IAC (NSDQ: IACI) is planning to split itself into five publicly traded companies. The new business will be: IAC (Ask.com, CitySearch, et. al.), HSN, TicketMaster, Interval International (vacations), and LendingTree. The move is expected to close in the second or third quarter of 2008. There will be an 11:00 AM webcast to discuss the plan. Release.
In the release, CEO and chairman Barry Diller gets into the rationale: “We’ve been a complex enterprise almost from the very beginning 12 years ago, with hundreds of transactions over those years. And while we’ve created a lot of value, I’ve always believed our complexity and many mouthfuls of sentences to explain who we are and what our strategy is have hampered clarity and understanding with all our constituencies, particularly investors.” He added that the internet business no longer need the cash flow from the transactional businesses to stand up.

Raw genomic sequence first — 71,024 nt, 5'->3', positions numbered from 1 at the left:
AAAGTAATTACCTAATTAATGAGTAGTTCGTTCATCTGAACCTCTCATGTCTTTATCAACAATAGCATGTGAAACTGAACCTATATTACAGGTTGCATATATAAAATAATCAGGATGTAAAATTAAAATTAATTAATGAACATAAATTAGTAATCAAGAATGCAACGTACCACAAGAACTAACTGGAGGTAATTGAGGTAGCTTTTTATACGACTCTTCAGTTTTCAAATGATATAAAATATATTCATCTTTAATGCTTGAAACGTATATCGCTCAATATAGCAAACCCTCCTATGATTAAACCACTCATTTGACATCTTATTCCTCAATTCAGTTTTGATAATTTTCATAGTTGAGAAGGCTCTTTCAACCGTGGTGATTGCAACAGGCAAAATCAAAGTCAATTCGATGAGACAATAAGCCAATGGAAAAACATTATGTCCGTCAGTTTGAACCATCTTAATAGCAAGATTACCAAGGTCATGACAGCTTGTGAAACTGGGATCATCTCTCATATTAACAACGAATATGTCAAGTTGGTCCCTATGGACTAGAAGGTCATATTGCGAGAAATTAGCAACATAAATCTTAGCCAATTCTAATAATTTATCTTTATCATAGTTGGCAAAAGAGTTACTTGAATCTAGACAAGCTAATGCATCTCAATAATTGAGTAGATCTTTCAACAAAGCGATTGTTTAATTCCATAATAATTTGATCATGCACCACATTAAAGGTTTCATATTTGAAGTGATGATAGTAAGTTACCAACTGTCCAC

In terms of management, Diller will stay on at IAC, while Mindy Grossman, Sean Moriarty, CD Davies and Craig Nash will serve as CEOs of HSN, Ticketmaster, LendingTree and Interval respectively.
Staci adds: Diller has been under increasing pressure, particularly by majority shareholder Liberty Media, (NSDQ: LINTA) to make IAC pay off. Liberty’s John Malone sent a major volley over the bow 10 days ago in the WSJ, when he told a reporter: “There was a time when there was, I think, a 20 percent Barry premium (on Wall Street) … Today you could argue there is a Barry discount.” Malone, who gave Diller a lifetime/until retirement proxy for Liberty Media’s voting rights in what became IAC, said he personally would still “bet on Barry” but that Liberty CEO Greg Maffei was unhappy with the setup: “There is not quite as much love for Barry on average (at Liberty) … Greg has made it clear that he isn’t as enchanted with Barry as I am.”